Once accepted into the School of Pharmacy, students must successfully complete the four-year professional program to earn a Pharm.D. degree. The Pharm.D. is not a graduate degree, but rather, a professional degree, such as those earned by attorneys [JD] or doctors [MD] and is the only degree that will allow the graduate to become a licensed, practicing pharmacist. At the end of the second professional year (or fourth year at UConn) the University confers a Bachelor of Pharmacy Studies degree to students who successfully meet the requirements. Students are not eligible to sit for the pharmacy licensing exam until they complete the final two years of the professional program and earn the Pharm.D. degree.
How Can You Prepare To Be A Pharmacy Student?
If you think that you might be interested in a career in pharmacy, the following suggestions may be helpful:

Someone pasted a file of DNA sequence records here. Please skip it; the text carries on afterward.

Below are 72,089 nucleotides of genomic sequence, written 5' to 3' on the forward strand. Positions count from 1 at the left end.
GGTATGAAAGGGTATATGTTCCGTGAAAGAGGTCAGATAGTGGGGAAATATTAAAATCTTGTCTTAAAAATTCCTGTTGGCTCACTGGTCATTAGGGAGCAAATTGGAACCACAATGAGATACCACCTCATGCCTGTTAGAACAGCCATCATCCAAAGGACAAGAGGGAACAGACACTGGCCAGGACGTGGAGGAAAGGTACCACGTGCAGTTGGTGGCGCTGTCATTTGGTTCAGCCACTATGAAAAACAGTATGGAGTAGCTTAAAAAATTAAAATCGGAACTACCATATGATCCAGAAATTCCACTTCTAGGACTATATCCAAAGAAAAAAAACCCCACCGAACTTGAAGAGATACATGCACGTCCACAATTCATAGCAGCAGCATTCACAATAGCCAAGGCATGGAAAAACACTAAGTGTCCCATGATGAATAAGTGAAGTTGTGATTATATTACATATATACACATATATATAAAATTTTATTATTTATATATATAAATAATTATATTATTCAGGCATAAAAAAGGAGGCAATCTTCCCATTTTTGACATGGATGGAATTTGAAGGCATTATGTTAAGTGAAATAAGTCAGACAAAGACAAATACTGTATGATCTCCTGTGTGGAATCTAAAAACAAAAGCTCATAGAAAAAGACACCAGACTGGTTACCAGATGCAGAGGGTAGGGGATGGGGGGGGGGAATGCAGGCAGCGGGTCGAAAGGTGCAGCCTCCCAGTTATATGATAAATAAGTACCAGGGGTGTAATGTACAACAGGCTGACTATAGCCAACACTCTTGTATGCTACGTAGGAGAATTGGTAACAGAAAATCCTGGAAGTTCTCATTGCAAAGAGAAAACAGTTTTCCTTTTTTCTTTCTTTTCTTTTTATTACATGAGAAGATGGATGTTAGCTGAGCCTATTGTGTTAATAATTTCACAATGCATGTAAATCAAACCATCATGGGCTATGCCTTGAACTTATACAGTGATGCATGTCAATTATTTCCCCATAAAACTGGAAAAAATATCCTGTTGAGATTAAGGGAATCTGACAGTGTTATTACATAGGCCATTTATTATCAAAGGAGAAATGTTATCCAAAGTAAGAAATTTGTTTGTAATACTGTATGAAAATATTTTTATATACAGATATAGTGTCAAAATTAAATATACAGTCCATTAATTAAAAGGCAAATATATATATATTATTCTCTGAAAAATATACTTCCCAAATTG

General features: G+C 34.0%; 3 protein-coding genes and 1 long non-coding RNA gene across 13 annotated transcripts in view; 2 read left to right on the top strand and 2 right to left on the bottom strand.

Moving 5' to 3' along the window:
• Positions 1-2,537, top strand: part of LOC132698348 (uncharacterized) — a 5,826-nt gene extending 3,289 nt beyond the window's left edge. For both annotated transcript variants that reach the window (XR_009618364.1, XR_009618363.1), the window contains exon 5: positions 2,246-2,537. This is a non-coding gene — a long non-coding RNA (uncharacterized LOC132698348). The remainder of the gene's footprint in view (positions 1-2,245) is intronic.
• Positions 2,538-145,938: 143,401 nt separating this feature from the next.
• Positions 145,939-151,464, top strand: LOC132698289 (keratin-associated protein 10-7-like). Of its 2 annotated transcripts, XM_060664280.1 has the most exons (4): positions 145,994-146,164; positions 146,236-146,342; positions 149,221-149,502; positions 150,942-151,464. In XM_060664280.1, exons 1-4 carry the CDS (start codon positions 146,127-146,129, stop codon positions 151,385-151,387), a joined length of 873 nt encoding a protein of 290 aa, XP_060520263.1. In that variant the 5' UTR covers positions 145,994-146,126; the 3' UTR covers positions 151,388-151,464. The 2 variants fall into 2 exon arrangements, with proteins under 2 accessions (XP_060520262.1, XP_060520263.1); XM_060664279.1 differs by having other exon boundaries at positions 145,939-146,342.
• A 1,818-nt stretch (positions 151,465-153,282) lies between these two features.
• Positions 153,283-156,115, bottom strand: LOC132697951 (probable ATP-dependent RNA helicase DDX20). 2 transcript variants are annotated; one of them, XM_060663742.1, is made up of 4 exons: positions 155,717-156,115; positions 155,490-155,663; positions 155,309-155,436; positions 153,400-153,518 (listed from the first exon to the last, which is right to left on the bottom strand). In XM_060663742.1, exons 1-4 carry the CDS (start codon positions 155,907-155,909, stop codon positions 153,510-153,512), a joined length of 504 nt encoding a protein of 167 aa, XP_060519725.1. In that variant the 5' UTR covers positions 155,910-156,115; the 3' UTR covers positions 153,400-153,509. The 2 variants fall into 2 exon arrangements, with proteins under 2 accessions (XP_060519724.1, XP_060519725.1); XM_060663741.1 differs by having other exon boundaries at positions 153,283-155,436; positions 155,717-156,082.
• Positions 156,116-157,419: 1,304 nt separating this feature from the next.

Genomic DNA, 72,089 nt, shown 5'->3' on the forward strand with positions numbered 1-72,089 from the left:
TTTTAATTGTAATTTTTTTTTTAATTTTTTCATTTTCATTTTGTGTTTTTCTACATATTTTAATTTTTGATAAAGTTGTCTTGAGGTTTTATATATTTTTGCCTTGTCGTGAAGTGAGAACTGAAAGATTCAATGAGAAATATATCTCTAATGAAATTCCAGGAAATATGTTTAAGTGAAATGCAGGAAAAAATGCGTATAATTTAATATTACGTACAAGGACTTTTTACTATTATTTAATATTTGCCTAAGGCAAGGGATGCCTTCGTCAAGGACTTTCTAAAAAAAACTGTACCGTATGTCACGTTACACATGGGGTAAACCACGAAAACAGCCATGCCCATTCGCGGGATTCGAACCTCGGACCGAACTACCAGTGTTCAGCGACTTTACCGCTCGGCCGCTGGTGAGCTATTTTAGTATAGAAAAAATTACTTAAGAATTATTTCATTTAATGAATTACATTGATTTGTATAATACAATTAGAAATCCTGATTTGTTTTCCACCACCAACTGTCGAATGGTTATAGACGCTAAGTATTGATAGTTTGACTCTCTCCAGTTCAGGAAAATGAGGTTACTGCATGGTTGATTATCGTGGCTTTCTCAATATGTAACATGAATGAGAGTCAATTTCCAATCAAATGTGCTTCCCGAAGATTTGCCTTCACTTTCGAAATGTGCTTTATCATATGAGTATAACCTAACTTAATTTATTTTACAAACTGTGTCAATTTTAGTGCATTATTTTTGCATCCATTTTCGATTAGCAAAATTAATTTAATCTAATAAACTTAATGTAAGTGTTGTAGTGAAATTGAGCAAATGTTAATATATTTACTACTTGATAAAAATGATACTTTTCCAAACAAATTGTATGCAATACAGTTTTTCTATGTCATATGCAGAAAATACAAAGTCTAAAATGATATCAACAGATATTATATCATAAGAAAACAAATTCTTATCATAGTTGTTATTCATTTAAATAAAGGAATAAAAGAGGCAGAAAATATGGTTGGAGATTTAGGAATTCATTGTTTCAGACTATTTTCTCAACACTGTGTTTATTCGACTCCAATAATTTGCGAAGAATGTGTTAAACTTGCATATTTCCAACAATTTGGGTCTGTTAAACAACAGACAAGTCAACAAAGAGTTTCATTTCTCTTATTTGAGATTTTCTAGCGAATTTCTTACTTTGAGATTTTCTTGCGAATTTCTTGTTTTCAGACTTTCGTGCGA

- Meet with a high school guidance counselor to ensure that all proper courses are being taken, and to assist with the college search process.
- Take beneficial classes in high school such as:
- Get involved outside of the classroom to develop leadership and time-management skills
• upper-level science courses (i.e. chemistry, biology, physics, etc.) as well as pre-calculus and/or calculus
• three years of a single foreign language
• any classes that emphasize communication skills, both written and oral
• AP and college cooperative classes taken in high school that fulfill UConn general education requirements
[Must earn a 4 or 5 in AP courses.]
• try to gain pharmacy-related experience
• have a part-time job
• participate in extracurricular activities such as athletics, organizations, and clubs